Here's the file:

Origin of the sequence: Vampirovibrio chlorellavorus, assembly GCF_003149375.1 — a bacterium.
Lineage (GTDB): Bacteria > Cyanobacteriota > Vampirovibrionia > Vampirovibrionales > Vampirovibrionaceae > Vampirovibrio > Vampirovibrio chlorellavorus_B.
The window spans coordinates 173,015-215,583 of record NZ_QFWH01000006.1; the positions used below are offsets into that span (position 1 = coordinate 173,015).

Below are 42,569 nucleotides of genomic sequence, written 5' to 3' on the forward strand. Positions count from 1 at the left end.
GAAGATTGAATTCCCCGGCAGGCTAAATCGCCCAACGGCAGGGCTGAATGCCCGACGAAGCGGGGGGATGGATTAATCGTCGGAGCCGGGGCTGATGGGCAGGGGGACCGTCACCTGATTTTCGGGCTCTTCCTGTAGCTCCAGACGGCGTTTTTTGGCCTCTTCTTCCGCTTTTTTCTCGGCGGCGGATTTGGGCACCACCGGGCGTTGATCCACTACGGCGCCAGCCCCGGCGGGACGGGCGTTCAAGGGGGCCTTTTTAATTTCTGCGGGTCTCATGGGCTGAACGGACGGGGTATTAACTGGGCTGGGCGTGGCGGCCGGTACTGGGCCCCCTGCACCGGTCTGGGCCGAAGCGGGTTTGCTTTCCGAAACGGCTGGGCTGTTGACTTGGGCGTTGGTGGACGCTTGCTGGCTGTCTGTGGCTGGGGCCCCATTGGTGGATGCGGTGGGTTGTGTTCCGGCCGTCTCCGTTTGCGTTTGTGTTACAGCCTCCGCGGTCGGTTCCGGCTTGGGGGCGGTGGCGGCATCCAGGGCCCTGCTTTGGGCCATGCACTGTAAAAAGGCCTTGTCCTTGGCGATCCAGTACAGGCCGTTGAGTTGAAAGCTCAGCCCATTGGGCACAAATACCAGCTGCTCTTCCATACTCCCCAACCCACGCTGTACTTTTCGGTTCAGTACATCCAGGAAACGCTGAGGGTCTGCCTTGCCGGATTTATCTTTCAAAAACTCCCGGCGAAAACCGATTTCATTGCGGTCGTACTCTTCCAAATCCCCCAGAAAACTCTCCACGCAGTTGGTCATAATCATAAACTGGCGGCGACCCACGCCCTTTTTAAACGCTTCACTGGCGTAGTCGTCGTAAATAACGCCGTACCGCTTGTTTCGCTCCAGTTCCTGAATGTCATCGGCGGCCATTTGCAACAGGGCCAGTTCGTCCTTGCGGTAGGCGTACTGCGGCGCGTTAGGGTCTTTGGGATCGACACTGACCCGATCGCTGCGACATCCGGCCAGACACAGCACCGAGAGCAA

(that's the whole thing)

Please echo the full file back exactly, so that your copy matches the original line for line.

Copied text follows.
Origin of the sequence: Vampirovibrio chlorellavorus, assembly GCF_003149375.1 — a bacterium.
Lineage (GTDB): Bacteria > Cyanobacteriota > Vampirovibrionia > Vampirovibrionales > Vampirovibrionaceae > Vampirovibrio > Vampirovibrio chlorellavorus_B.
The window spans coordinates 173,015-215,583 of record NZ_QFWH01000006.1; the positions used below are offsets into that span (position 1 = coordinate 173,015).

Below are 42,569 nucleotides of genomic sequence, written 5' to 3' on the forward strand. Positions count from 1 at the left end.
GAAGATTGAATTCCCCGGCAGGCTAAATCGCCCAACGGCAGGGCTGAATGCCCGACGAAGCGGGGGGATGGATTAATCGTCGGAGCCGGGGCTGATGGGCAGGGGGACCGTCACCTGATTTTCGGGCTCTTCCTGTAGCTCCAGACGGCGTTTTTTGGCCTCTTCTTCCGCTTTTTTCTCGGCGGCGGATTTGGGCACCACCGGGCGTTGATCCACTACGGCGCCAGCCCCGGCGGGACGGGCGTTCAAGGGGGCCTTTTTAATTTCTGCGGGTCTCATGGGCTGAACGGACGGGGTATTAACTGGGCTGGGCGTGGCGGCCGGTACTGGGCCCCCTGCACCGGTCTGGGCCGAAGCGGGTTTGCTTTCCGAAACGGCTGGGCTGTTGACTTGGGCGTTGGTGGACGCTTGCTGGCTGTCTGTGGCTGGGGCCCCATTGGTGGATGCGGTGGGTTGTGTTCCGGCCGTCTCCGTTTGCGTTTGTGTTACAGCCTCCGCGGTCGGTTCCGGCTTGGGGGCGGTGGCGGCATCCAGGGCCCTGCTTTGGGCCATGCACTGTAAAAAGGCCTTGTCCTTGGCGATCCAGTACAGGCCGTTGAGTTGAAAGCTCAGCCCATTGGGCACAAATACCAGCTGCTCTTCCATACTCCCCAACCCACGCTGTACTTTTCGGTTCAGTACATCCAGGAAACGCTGAGGGTCTGCCTTGCCGGATTTATCTTTCAAAAACTCCCGGCGAAAACCGATTTCATTGCGGTCGTACTCTTCCAAATCCCCCAGAAAACTCTCCACGCAGTTGGTCATAATCATAAACTGGCGGCGACCCACGCCCTTTTTAAACGCTTCACTGGCGTAGTCGTCGTAAATAACGCCGTACCGCTTGTTTCGCTCCAGTTCCTGAATGTCATCGGCGGCCATTTGCAACAGGGCCAGTTCGTCCTTGCGGTAGGCGTACTGCGGCGCGTTAGGGTCTTTGGGATCGACACTGACCCGATCGCTGCGACATCCGGCCAGACACAGCACCGAGAGCAA